This enlivening work of the Spirit shouldn’t surprise us. Jesus himself affirmed, “It is the Spirit who gives life” (John 6:63). The mystery of godliness confesses that Jesus was “justified” or “vindicated by the Spirit,” a reference to the Son’s resurrection (1 Tim. 3:16). And Paul underscored that Christ “was declared to be the Son of God in power according to the Spirit of holiness by his resurrection from the dead” (Rom 1:4). With his resurrection through the Spirit crowning his saving work, Christ is said to be raised for our justification (Rom 4:25).
When Christians think of the atonement, their attention is riveted on Jesus Christ, the crucified one. And rightly so. But as proper as this focus is, the Son wasn’t the only member of the Trinity engaged in that act of sacrifice for human sin.
Indeed, we may think of the Father’s action in the death of his Son. After all, Jesus’s haunting cry of dereliction from the cross was, “My God, my God, why have you forsaken me?” (Mark 15:35, echoing Ps. 22:1). Then, with his last breath, Jesus called out loudly, “Father, into your hands I commit my spirit!” (Luke 23:46). These gasping words of Jesus underscore the Father’s role in the atonement.
Less transparent is the role of the Holy Spirit. This is true in general, as theology is working to remedy the rather meager consideration it has often given to the Spirit and his work in creation, salvation, and consummation. Perhaps the work of the Holy Spirit that has been most neglected is his role in the atonement. And this brings us to our topic, with its twofold emphasis: (1) the role of the Holy Spirit (2) in penal substitutionary atonement.
This second emphasis was chosen because of an increasing number of attacks by some on penal substitution (Green and Baker; Weaver; Boersma; Heim; Baker). Others maintain that penal substitution is at the heart of the idea of atonement (Packer, ch. 2). Before we get too far, however, a definition is in order.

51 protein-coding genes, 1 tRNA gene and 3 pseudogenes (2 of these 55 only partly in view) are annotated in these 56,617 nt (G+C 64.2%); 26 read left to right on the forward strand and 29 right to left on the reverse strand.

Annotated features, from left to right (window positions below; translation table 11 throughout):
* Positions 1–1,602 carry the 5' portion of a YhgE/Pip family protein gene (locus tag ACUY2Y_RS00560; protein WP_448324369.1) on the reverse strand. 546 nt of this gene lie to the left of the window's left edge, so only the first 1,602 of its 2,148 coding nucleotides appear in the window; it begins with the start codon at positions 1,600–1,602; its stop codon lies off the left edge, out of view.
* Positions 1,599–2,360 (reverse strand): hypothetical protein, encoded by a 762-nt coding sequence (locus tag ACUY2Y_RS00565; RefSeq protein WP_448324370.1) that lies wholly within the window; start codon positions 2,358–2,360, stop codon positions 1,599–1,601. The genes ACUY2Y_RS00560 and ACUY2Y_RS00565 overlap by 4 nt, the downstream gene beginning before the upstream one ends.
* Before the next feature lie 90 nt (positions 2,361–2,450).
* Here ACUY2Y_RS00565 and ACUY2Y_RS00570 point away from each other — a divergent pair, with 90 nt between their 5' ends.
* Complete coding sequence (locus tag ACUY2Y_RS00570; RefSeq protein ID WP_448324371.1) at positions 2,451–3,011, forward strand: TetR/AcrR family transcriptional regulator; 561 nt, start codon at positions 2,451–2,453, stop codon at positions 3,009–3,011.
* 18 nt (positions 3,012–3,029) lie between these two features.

Defining Penal Substitutionary Atonement
Penal substitutionary atonement is an interpretation or model of what Christ’s death on the cross accomplished. As I’ve written elsewhere, its major tenets include:
1. The atonement is grounded in the holiness of God who, being perfectly holy, hates and punishes sin.
2. A penalty for sin must be paid.
3. People cannot pay the penalty for their sins and live; rather, the penalty is death.
4. Only God can pay the penalty for sin, but he must partake of human nature to pay for human beings.
5. By his death, the God-man, Jesus Christ, atoned for human sin.
6. The atonement had to be accomplished in this way (“penal substitution theory”).
Now, this definition rightly highlights the central role of the Son, but there’s much more to be said, because the Son never acts alone.
Inseparable Operations and the Holy Trinity
Because God is triune, the work of the second person is never separated from the work of the first and third persons. This has traditionally been referred to as the doctrine of inseparable operations. It means that in every divine work, the Father, the Son, and the Holy Spirit act indivisibly with one will and one power. For example, in the divine act of creation, God the Father spoke the world into existence through the Word (John 1:3)—the agency of God the Son—as God the Holy Spirit was hovering over the original chaos (Gen 1:2).
God the Holy Spirit was active from beginning to end in the divine work of atonement.